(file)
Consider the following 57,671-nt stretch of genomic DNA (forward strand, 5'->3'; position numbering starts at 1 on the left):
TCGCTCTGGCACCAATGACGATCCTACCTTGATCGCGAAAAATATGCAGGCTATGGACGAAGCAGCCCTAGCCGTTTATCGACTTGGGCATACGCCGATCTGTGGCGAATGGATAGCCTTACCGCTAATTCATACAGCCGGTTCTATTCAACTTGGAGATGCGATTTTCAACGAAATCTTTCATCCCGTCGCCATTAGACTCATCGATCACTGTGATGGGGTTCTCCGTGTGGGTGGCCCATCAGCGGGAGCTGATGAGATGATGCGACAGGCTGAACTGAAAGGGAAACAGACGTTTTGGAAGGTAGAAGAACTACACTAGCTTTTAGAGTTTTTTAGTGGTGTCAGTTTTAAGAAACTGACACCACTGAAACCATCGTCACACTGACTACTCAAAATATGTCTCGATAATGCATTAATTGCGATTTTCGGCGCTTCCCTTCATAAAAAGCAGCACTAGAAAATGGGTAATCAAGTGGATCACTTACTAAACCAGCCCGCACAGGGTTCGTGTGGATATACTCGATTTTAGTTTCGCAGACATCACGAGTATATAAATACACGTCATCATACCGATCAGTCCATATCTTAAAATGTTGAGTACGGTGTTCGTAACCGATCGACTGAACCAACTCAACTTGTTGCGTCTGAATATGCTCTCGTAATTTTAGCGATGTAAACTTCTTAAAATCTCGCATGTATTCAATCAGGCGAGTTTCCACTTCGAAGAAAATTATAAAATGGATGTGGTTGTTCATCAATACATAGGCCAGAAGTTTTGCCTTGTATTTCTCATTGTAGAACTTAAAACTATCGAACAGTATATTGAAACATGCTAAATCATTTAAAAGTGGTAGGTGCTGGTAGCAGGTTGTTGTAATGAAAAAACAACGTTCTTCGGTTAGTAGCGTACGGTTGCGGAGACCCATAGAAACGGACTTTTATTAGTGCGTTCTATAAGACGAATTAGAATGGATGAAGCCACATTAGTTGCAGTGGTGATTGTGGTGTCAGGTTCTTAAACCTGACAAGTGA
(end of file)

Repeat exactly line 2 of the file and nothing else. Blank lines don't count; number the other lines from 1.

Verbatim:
TCGCTCTGGCACCAATGACGATCCTACCTTGATCGCGAAAAATATGCAGGCTATGGACGAAGCAGCCCTAGCCGTTTATCGACTTGGGCATACGCCGATCTGTGGCGAATGGATAGCCTTACCGCTAATTCATACAGCCGGTTCTATTCAACTTGGAGATGCGATTTTCAACGAAATCTTTCATCCCGTCGCCATTAGACTCATCGATCACTGTGATGGGGTTCTCCGTGTGGGTGGCCCATCAGCGGGAGCTGATGAGATGATGCGACAGGCTGAACTGAAAGGGAAACAGACGTTTTGGAAGGTAGAAGAACTACACTAGCTTTTAGAGTTTTTTAGTGGTGTCAGTTTTAAGAAACTGACACCACTGAAACCATCGTCACACTGACTACTCAAAATATGTCTCGATAATGCATTAATTGCGATTTTCGGCGCTTCCCTTCATAAAAAGCAGCACTAGAAAATGGGTAATCAAGTGGATCACTTACTAAACCAGCCCGCACAGGGTTCGTGTGGATATACTCGATTTTAGTTTCGCAGACATCACGAGTATATAAATACACGTCATCATACCGATCAGTCCATATCTTAAAATGTTGAGTACGGTGTTCGTAACCGATCGACTGAACCAACTCAACTTGTTGCGTCTGAATATGCTCTCGTAATTTTAGCGATGTAAACTTCTTAAAATCTCGCATGTATTCAATCAGGCGAGTTTCCACTTCGAAGAAAATTATAAAATGGATGTGGTTGTTCATCAATACATAGGCCAGAAGTTTTGCCTTGTATTTCTCATTGTAGAACTTAAAACTATCGAACAGTATATTGAAACATGCTAAATCATTTAAAAGTGGTAGGTGCTGGTAGCAGGTTGTTGTAATGAAAAAACAACGTTCTTCGGTTAGTAGCGTACGGTTGCGGAGACCCATAGAAACGGACTTTTATTAGTGCGTTCTATAAGACGAATTAGAATGGATGAAGCCACATTAGTTGCAGTGGTGATTGTGGTGTCAGGTTCTTAAACCTGACAAGTGA